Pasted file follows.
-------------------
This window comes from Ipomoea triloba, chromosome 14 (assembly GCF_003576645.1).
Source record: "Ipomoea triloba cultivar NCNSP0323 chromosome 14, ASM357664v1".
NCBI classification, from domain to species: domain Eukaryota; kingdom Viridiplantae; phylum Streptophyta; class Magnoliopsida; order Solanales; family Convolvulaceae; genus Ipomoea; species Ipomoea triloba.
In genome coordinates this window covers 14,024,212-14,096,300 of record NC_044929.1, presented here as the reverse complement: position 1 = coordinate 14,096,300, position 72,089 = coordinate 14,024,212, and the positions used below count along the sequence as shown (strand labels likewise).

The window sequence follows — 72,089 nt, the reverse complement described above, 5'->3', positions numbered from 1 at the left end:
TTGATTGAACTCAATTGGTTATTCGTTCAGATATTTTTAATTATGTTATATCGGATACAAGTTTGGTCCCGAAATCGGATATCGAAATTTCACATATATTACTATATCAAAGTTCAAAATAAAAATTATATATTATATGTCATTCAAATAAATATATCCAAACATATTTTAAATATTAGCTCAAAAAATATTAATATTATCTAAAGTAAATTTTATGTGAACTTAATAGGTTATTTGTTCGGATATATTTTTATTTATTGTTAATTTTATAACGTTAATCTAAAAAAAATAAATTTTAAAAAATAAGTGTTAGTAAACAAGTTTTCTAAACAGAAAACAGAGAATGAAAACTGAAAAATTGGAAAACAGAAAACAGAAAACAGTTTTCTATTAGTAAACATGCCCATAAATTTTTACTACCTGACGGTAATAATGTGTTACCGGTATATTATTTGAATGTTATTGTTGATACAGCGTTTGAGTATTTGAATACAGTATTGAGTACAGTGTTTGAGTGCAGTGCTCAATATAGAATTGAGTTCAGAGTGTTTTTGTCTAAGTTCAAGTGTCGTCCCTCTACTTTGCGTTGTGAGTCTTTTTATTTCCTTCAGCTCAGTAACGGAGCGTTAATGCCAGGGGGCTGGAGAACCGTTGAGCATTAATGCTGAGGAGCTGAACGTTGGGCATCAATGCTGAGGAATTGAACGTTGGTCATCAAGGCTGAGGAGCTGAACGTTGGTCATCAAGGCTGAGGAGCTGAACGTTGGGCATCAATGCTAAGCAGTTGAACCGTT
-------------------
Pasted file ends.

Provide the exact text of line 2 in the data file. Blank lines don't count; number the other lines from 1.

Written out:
Source record: "Ipomoea triloba cultivar NCNSP0323 chromosome 14, ASM357664v1".